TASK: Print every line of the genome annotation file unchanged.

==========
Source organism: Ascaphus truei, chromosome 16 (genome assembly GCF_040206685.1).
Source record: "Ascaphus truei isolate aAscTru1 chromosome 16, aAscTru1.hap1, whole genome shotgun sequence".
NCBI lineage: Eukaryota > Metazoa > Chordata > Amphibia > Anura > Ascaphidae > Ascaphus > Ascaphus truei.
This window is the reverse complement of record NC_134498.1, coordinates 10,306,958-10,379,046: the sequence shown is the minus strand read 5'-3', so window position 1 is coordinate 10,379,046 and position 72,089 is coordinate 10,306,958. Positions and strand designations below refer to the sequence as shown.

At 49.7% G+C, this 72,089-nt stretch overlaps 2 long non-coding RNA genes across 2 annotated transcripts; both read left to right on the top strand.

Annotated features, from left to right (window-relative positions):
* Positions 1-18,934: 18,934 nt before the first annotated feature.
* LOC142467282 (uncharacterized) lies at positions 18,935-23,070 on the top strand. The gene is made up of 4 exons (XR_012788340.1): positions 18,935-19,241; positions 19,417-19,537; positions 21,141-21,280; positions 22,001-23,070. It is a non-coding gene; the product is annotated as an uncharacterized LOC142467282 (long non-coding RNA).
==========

Source organism: Ascaphus truei, chromosome 16 (genome assembly GCF_040206685.1).
Source record: "Ascaphus truei isolate aAscTru1 chromosome 16, aAscTru1.hap1, whole genome shotgun sequence".
NCBI lineage: Eukaryota > Metazoa > Chordata > Amphibia > Anura > Ascaphidae > Ascaphus > Ascaphus truei.
This window is the reverse complement of record NC_134498.1, coordinates 10,306,958-10,379,046: the sequence shown is the minus strand read 5'-3', so window position 1 is coordinate 10,379,046 and position 72,089 is coordinate 10,306,958. Positions and strand designations below refer to the sequence as shown.

At 49.7% G+C, this 72,089-nt stretch overlaps 2 long non-coding RNA genes across 2 annotated transcripts; both read left to right on the top strand.

Annotated features, from left to right (window-relative positions):
* Positions 1-18,934: 18,934 nt before the first annotated feature.
* LOC142467282 (uncharacterized) lies at positions 18,935-23,070 on the top strand. The gene is made up of 4 exons (XR_012788340.1): positions 18,935-19,241; positions 19,417-19,537; positions 21,141-21,280; positions 22,001-23,070. It is a non-coding gene; the product is annotated as an uncharacterized LOC142467282 (long non-coding RNA).